Chronic Wasting Disease, or CWD, was first identified in the United States in the late 1960s in Colorado. It slowly deteriorates a deer's brain and central nervous system and is always fatal.

CWD, was reported in more than twenty states in January, including Arkansas and Virginia--two states which border Tennessee. TWRA wildlife specialist Mime Barnes says bringing unprocessed deer from out of state can lead to a CWD outbreak in Tennessee. To keep this from happening, hunters should obey importation laws.

"If people are hunting outside the state in a CWD-positive state and they want to bring back the meat they harvested in another state, they either have to have the meat processed or de-boned before they bring it back in," says Barnes.

If you stay in Tennessee to hunt, you should have your deer checked by TWRA just to be on the safe side.

"We'll be at check stations, or if someone takes the deer to a processor we'll be at that processor many times to collect samples," adds Barnes.

CWD is caused by an abnormal protein called a prion which is spread from one animal to another through bodily fluids. The symptoms---vacant stares, drooling, and lack of fear of people---have led to its nickname Zombie Deer Disease.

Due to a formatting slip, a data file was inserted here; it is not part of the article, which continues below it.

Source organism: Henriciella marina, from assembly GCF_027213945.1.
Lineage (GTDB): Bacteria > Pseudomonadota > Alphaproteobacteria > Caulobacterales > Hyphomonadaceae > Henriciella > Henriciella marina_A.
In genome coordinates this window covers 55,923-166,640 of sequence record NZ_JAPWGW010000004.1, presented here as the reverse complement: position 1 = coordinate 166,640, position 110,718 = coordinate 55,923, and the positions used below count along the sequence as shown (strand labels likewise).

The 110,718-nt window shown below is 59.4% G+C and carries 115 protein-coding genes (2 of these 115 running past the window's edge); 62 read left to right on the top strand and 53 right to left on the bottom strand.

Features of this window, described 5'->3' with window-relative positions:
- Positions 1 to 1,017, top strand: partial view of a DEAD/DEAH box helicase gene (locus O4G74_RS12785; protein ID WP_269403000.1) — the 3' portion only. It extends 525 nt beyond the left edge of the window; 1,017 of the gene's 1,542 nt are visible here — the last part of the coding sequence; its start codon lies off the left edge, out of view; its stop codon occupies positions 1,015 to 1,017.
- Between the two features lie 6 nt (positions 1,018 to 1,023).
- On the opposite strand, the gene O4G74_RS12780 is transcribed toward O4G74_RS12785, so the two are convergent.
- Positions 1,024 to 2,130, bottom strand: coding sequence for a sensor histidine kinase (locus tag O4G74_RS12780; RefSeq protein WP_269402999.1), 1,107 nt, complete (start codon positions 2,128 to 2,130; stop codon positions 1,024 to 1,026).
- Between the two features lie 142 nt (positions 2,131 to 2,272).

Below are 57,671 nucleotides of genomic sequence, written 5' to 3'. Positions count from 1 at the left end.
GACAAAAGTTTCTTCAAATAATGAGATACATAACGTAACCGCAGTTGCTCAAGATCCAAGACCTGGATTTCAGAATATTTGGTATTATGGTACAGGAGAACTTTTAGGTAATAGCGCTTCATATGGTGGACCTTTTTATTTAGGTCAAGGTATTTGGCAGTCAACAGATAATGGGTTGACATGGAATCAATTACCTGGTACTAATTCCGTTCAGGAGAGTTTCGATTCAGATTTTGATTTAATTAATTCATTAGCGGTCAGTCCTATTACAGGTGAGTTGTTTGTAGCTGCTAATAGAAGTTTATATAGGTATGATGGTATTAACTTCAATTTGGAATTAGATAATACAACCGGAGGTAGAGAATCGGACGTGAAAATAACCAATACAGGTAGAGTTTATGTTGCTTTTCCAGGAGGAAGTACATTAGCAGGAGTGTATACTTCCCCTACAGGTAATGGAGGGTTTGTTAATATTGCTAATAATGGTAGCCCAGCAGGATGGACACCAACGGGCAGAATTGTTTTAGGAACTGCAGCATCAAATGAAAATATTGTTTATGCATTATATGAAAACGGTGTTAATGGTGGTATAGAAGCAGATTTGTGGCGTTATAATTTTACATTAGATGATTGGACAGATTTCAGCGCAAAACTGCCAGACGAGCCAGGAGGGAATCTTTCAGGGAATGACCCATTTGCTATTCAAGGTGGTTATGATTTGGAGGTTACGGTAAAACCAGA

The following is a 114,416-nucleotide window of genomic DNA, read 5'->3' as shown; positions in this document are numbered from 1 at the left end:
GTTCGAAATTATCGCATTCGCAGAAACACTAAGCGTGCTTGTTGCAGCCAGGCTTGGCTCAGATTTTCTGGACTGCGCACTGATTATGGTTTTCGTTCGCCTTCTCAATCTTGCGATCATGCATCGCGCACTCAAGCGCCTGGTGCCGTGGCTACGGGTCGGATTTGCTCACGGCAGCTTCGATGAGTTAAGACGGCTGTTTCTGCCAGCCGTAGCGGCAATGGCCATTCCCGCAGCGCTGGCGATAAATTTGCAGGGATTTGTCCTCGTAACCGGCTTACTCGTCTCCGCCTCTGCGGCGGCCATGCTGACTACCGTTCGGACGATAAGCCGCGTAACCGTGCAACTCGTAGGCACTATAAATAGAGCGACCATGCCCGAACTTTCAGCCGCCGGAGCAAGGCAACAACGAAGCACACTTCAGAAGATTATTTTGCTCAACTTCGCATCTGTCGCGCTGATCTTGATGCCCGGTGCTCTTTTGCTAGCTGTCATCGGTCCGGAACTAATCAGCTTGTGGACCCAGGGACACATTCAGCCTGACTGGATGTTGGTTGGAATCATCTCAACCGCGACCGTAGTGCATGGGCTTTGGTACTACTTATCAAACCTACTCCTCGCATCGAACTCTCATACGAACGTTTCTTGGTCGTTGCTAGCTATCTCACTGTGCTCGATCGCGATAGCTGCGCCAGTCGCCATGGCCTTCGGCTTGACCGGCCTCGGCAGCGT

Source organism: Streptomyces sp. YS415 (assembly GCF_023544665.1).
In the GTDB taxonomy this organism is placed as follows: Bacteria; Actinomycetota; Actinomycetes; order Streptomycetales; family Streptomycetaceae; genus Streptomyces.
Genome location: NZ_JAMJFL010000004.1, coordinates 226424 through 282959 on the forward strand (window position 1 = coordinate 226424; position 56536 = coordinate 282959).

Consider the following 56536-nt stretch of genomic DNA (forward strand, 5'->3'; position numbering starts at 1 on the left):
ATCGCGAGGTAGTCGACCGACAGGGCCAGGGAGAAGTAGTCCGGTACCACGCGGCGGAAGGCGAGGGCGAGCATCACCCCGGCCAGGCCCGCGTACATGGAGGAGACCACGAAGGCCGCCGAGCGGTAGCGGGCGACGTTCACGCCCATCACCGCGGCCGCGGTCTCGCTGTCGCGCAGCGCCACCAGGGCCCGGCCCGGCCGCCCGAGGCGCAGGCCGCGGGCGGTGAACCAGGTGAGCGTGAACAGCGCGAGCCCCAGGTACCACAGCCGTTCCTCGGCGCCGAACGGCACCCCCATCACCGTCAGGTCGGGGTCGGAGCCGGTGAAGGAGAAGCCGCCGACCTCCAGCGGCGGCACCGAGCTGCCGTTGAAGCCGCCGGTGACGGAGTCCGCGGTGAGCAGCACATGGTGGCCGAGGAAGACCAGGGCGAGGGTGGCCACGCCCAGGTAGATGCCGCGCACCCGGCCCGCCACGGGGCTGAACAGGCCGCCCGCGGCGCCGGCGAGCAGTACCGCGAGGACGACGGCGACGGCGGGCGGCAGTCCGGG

Whether you're hunting or just out for a walk, if you see a deer behaving oddly call TWRA.

"Mark that location. Know where it's at and contact your local office," urges Barnes.

Because deer hunting is a multi-million dollar sport in Tennessee, CWD could have a dramatic impact on the economy.

"We'd have to change our regulations, and it could affect the overall enjoyment that people get from deer hunting, says Barnes."

The disease hasn't been reported in humans yet, but TWRA and the CDC urge you not to handle or eat meat from a deer that looks sick, is acting strangely, or is found dead.

Barnes says once CWD is here, it's here to stay.

"It can remain in the soil. Once that disease is here there's no ridding the state of it," explains Barnes.

CWD has also been recently reported in Canada and can affect moose and elk.

Breaking importation laws is a Class-B misdemeanor with a fine of up to $500 and up to six months in jail. If you know some bringing deer into the state illegally, contact TWRA.

MORE INFORMATION | TWRA regional offices